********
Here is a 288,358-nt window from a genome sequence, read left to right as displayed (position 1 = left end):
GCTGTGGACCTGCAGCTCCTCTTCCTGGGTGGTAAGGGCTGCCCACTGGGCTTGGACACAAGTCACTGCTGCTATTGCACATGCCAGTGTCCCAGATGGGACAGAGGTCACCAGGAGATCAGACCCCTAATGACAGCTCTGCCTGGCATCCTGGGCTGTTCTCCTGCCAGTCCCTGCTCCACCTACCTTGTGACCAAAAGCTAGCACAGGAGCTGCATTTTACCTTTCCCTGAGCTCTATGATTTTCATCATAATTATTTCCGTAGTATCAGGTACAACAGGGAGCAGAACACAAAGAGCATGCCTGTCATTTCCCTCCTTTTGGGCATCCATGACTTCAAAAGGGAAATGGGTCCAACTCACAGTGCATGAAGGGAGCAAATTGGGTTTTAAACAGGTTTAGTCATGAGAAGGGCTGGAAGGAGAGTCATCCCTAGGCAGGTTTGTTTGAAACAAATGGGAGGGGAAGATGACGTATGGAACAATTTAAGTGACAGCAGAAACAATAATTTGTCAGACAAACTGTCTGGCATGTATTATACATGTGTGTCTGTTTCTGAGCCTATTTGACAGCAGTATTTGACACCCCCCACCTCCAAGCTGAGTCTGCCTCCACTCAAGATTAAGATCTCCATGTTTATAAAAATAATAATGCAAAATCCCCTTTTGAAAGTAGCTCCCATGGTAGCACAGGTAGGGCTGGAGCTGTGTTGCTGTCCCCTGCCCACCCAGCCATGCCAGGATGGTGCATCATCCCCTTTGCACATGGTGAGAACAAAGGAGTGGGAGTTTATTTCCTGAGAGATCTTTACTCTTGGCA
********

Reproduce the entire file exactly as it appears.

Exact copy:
Here is a 288,358-nt window from a genome sequence, read left to right as displayed (position 1 = left end):
GCTGTGGACCTGCAGCTCCTCTTCCTGGGTGGTAAGGGCTGCCCACTGGGCTTGGACACAAGTCACTGCTGCTATTGCACATGCCAGTGTCCCAGATGGGACAGAGGTCACCAGGAGATCAGACCCCTAATGACAGCTCTGCCTGGCATCCTGGGCTGTTCTCCTGCCAGTCCCTGCTCCACCTACCTTGTGACCAAAAGCTAGCACAGGAGCTGCATTTTACCTTTCCCTGAGCTCTATGATTTTCATCATAATTATTTCCGTAGTATCAGGTACAACAGGGAGCAGAACACAAAGAGCATGCCTGTCATTTCCCTCCTTTTGGGCATCCATGACTTCAAAAGGGAAATGGGTCCAACTCACAGTGCATGAAGGGAGCAAATTGGGTTTTAAACAGGTTTAGTCATGAGAAGGGCTGGAAGGAGAGTCATCCCTAGGCAGGTTTGTTTGAAACAAATGGGAGGGGAAGATGACGTATGGAACAATTTAAGTGACAGCAGAAACAATAATTTGTCAGACAAACTGTCTGGCATGTATTATACATGTGTGTCTGTTTCTGAGCCTATTTGACAGCAGTATTTGACACCCCCCACCTCCAAGCTGAGTCTGCCTCCACTCAAGATTAAGATCTCCATGTTTATAAAAATAATAATGCAAAATCCCCTTTTGAAAGTAGCTCCCATGGTAGCACAGGTAGGGCTGGAGCTGTGTTGCTGTCCCCTGCCCACCCAGCCATGCCAGGATGGTGCATCATCCCCTTTGCACATGGTGAGAACAAAGGAGTGGGAGTTTATTTCCTGAGAGATCTTTACTCTTGGCA